Selenium-Enriched Yeast Supplementation Studies

The rationale for taking a selenium-enriched yeast preparation: one or more of the selenium compounds in the preparation other than selenomethionine may be the selenium species that has specific effects against cancer. This is an area for further research.

Glass of beer made using brewer's yeast
Selenium-enriched yeast preparations use Saccharomyces cerevisiae, commonly known as as brewer’s yeast. The yeast is grown in a selenium-enriched medium in which the yeast absorbs the selenium. The finished preparation is pasteurized, causing the yeast cells to die. Selenium-enriched yeast preparations contain many organic selenium compounds in addition to selenomethionine.

This week, we focus on studies conducted with a selenium-enriched yeast preparation containing at least 20 different species of selenium in addition to selenomethionine [Bendahl & Gammelgaard 2004].

Randomized, double-blind, controlled clinical trials are the gold standard method for testing the safety, absorption, and efficacy of nutritional supplements and medical drugs. Below, we summarize some of the important clinical trials of nutritional interventions using selenium-enriched yeast. read more

Chronic Fatigue Syndrome and Impaired Selenium Transport

In a considerable number of chronic fatigue syndrome patients, researchers have observed the presence of autoantibodies to the selenium transporter Selenoprotein P. These autoantibodies disturb the normal transport of selenium to the tissues  in the body. They cause lower than normal levels of the antioxidant selenoenzyme glutathione peroxidase and lower than normal levels of deiodinase enzyme activity [Sun 2023].

Tired young woman at computer
Chronic fatigue syndrome is a complicated disorder that causes abnormal fatigue lasting six months or longer. Impaired selenium transport may be a factor underlying chronic fatigue syndrome.

Note: Autoantibodies are antibodies produced by the immune system and directed against the individual’s own proteins, in this case against selenoprotein P proteins. In an earlier study, researchers have identified autoantibodies to selenoprotein P in patients with Hashimoto’s thyroiditis, in which case the autoantibodies also impair selenium transport and selenoprotein expression [Sun 2021]. read more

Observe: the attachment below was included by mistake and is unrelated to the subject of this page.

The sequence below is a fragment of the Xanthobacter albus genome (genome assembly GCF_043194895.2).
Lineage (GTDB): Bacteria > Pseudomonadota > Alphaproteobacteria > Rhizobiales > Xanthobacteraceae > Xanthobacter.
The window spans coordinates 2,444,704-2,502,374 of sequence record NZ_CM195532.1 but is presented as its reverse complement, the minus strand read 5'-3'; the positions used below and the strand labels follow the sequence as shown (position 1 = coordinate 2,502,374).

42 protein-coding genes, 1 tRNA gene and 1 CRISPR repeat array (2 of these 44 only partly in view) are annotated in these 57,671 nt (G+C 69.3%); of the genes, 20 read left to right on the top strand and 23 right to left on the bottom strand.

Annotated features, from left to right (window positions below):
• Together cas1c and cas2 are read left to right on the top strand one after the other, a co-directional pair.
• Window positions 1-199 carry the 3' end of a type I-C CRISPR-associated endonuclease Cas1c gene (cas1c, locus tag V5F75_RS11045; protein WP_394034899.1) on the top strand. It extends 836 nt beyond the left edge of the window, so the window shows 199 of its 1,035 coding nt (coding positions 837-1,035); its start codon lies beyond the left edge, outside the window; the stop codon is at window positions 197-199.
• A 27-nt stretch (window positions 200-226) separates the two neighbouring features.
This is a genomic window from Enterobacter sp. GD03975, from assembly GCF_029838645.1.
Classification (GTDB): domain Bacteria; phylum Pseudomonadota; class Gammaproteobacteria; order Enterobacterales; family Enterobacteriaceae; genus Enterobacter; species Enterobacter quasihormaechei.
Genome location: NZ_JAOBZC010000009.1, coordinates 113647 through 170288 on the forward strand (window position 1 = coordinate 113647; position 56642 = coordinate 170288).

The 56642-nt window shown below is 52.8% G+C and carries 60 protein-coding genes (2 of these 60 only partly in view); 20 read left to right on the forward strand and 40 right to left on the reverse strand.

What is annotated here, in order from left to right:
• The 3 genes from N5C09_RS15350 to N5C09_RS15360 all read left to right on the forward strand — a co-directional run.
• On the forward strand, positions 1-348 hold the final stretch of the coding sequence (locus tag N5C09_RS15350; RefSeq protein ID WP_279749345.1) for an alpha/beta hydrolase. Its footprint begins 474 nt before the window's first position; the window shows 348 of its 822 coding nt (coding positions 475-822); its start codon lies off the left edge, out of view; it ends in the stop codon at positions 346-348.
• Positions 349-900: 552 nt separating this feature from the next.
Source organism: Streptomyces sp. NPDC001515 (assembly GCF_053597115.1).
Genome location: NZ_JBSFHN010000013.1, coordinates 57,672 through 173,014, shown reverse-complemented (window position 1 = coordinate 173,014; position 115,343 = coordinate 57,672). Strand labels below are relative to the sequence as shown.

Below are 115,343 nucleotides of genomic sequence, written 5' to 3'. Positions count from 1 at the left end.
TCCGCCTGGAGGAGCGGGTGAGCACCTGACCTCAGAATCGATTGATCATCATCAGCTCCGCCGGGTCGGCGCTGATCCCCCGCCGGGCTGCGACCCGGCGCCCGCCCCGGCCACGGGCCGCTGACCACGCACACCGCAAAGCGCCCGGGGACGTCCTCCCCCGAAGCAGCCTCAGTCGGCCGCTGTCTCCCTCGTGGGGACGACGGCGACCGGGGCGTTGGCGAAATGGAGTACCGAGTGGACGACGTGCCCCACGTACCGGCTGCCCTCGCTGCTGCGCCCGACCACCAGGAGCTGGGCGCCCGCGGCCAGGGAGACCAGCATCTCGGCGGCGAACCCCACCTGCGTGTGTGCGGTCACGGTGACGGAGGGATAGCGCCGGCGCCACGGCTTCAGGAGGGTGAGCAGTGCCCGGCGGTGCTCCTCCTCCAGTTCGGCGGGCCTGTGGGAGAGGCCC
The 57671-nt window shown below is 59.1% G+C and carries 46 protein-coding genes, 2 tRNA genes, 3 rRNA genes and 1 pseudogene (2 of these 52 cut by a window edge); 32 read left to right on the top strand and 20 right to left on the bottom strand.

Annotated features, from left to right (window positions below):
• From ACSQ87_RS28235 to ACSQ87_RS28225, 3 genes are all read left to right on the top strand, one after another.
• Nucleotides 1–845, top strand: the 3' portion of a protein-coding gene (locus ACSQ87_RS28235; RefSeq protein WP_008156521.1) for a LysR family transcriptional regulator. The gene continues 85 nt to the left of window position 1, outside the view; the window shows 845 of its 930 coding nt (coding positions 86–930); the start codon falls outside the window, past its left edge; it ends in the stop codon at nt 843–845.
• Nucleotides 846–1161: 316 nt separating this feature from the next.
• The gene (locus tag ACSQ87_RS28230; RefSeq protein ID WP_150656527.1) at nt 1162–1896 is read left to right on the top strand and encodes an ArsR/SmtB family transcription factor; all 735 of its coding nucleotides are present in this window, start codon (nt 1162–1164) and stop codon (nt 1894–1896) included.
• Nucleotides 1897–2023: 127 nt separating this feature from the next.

Selenium and Coenzyme Q10 Supplementation for Senior Citizens

In senior citizens, and delayed aging and longevity are associated with the antioxidant and anti-inflammatory protection derived  from daily supplementation with selenium and Coenzyme Q10 [Alehagen 2023].

Elderly couple dancing
Daily supplementation with selenium and Coenzyme Q10 seems to have a positive influence on longevity and delayed aging.

The KiSel-10 Study was a randomized, double-blind, placebo-controlled clinical trial of the effect of combined selenium and CoQ10 supplementation of senior citizens on cardiovascular mortality.

Researchers administered 200 micrograms of selenium in a selenium-rich yeast preparation and 200 milligrams of Coenzyme Q10 in the ubiquinone form or matching placebos to community living senior citizens daily for 48 months [Alehagen 2013].

Summary of Statistically Significant KiSel-10 Study Outcomes
  • reduction of cardiovascular mortality in the active treatment group vs. the placebo group (5.9% vs. 12.6%) and better cardiac function observed on echocardiograms in the active supplementation group compared to the placebo group [Alehagen 2013]